Annual Grant Funds
- Racial & Economic Justice Fund — 2023 deadline has passed
- Future Fund — 2023 deadline has passed
- Gender Justice Organizing Fund — 2022 deadline has passed, application will reopen in fall 2023
- Phoebus Criminal Justice Initiative — 2023 deadline has passed
Upcoming Special Issue Funds
Rapid Response Fund
- Opportunity Fund — deadline is the first day of each month
Our Approach to Grantmaking
The core role of Bread & Roses is to bring together donors, community organizers, and other allies to move money into grassroots community organizing groups in the Philadelphia region.
All of the decisions on where the money goes are made by members of the community. We believe it is the people doing the work and impacted by injustice who know best where the money needs to go.
Our grants are funded by donors who give money each year to support local community organizing. We also serve as a partner to institutional and family foundations looking to direct their giving into the social justice movement.
- Must be located in Philadelphia, Bucks, Chester, Delaware, Montgomery, or Camden counties
- Must be designated by the IRS as a 501(c)3 organization or have a fiscal sponsor that is designated by the IRS as a 501(c)3 organization or have documentation of a pending 501(c)3 application with the IRS
- Must be current with all progress reports from previously awarded Bread & Roses grants
- Must submit a complete application prior to the deadline (because of the volume of applications we receive, we cannot make exceptions)
- Must be using community organizing to create sustainable social change
- A focus on community organizing and activism (not social service, self-help, or educational programs)
- A clear understanding of the root causes of the problem or issue that they are working to resolve
- A vision that emphasizes changing the systems that create or perpetuate the problem or issue being addressed
- A strategy that includes building a local base for taking collective action by the community affected by the problem or issue and results in concrete outcomes at the neighborhood, city, state or national level
- Leadership that is primarily composed of people most affected by the problem or issue that is being addressed
- Direct service work/social services, self-help/empowerment programs, educational programs, or advocacy
- Capital campaigns or building projects
- Scholarships, fellowships, or grants to individuals (except through the Lax Scholarship Fund)
- People most affected by injustice are leaders, and the groups have broad membership and leadership bases that can survive when key leaders step down.
- They understand power differences and can talk about how they are trying to challenge power imbalances within their organizations and in their communities, as well as between community members and policy makers. They have a shared vision for what that change looks like and can articulate that vision.
- They prioritize ongoing education/consciousness raising for constituents and allies that broadens their membership base.
- They have a plan, including short term and long term goals that are specific, achievable, and relevant to the issue they seek to address and their overall vision for justice.
- They are knowledgeable about other organizations working on the same issue, and are able to work collaboratively across movements, issues, and communities to amplify impact.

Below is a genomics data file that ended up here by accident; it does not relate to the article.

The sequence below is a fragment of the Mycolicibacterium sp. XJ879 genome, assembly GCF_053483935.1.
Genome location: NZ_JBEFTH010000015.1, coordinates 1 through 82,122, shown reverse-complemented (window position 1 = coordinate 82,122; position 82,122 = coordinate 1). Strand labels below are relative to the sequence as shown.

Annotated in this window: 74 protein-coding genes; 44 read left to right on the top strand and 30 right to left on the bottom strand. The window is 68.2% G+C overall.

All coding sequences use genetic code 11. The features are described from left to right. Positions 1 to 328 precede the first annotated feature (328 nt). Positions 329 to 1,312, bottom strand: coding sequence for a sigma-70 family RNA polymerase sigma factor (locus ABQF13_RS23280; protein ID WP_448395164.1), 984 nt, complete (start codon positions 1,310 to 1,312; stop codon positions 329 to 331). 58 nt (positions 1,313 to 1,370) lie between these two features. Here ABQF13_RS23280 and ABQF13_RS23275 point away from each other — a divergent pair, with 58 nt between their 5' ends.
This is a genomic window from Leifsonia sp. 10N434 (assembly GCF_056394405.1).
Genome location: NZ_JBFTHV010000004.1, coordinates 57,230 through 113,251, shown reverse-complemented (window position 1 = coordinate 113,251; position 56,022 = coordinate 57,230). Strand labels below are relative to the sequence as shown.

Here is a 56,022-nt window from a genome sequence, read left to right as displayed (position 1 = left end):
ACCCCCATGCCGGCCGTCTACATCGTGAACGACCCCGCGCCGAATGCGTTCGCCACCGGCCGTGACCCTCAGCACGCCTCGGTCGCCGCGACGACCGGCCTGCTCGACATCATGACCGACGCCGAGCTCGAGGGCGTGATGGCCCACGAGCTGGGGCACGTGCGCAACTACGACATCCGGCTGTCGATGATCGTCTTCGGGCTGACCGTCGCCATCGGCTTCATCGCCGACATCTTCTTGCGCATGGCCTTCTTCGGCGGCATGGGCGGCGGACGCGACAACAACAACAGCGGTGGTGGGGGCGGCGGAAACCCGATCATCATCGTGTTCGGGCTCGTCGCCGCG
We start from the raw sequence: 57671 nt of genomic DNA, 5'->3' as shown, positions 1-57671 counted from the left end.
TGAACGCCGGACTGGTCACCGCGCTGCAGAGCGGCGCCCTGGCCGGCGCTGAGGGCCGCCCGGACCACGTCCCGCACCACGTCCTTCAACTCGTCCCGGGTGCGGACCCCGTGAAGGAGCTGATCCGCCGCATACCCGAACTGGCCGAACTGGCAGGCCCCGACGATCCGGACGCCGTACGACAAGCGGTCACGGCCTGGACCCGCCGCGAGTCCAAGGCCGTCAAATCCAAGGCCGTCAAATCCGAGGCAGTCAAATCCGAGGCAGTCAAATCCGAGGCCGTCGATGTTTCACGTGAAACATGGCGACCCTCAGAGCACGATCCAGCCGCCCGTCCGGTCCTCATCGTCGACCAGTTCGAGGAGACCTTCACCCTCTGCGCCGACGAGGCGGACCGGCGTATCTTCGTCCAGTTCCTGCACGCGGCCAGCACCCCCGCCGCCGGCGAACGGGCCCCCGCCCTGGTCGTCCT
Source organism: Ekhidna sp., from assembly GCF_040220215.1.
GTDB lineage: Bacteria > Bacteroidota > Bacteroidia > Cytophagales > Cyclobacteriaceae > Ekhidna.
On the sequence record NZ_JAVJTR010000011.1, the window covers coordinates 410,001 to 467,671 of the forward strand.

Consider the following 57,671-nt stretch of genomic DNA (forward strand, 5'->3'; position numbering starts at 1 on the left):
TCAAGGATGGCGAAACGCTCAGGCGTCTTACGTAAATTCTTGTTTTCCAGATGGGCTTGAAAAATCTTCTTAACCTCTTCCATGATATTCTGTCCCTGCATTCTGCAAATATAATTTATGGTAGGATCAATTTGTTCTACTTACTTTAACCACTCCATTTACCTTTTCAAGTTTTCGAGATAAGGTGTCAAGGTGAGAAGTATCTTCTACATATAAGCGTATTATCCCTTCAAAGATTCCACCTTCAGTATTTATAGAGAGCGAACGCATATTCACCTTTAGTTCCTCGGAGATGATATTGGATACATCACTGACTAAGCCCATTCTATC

- Because of their commitment to challenging power and prioritizing the leadership of marginalized people, they are less likely to be funded by more traditional funders; therefore, a grant from Bread & Roses Community Fund is critical to seeding or sustaining their work.
- Civil disobedience
- Mass protest
- Mobilizing community members to voice community concerns by attending meetings with or writing letters, sending emails, and making phone calls to public officials
- Mobilizing community members to pressure individual public officials to change their position on an issue
- Hosting town hall meetings and conducting listening projects or using other methods to gather community input on a particular issue with the intention of building a base of community members and taking collective action to create change at the policy or institutional level
- Training community members to disrupt harmful practices that government or corporate entities are using to maintain existing systems
- Creating alternatives to existing government or corporate systems or practices that are harmful and making those alternatives available in ways that have a measurable impact on the larger community
- Providing space for political education that builds the leadership and skills of members of an affected community, enabling them to analyze harmful systems, develop strategies for social change, and take collective action to create sustainable social change
- Jonathan Lax Scholarship Fund for Gay Men — deadline has passed.
Past Special Issue Funds
- Media Justice Fund — grants were made in 2023
- Neighborhood Equitable Recovery Fund — grants were made in 2021 and 2022
- Kensington Community Resilience Fund — grants were made in 2021 and 2022
- Environmental Justice Fund — grants were made in 2021
- Solidarity Fund for COVID-19 Organizing — grants were made in 2020 and 2021
- Equitable Public Space Fund — two-year grants were made in 2020
- Black Liberation Now Fund — grants were made in 2020
- Immigration Justice Fund — grants were made in 2019
- Black-led, Black-centered Organizing Fund — grants were made in 2018
- Resources for Racial Justice in Philly and Ferguson Initiative — grants were made from 2014 to 2017
- Latino Organizing Fund — grants were made in 2013
- Media Justice Fund — grants were made from 2007 to 2009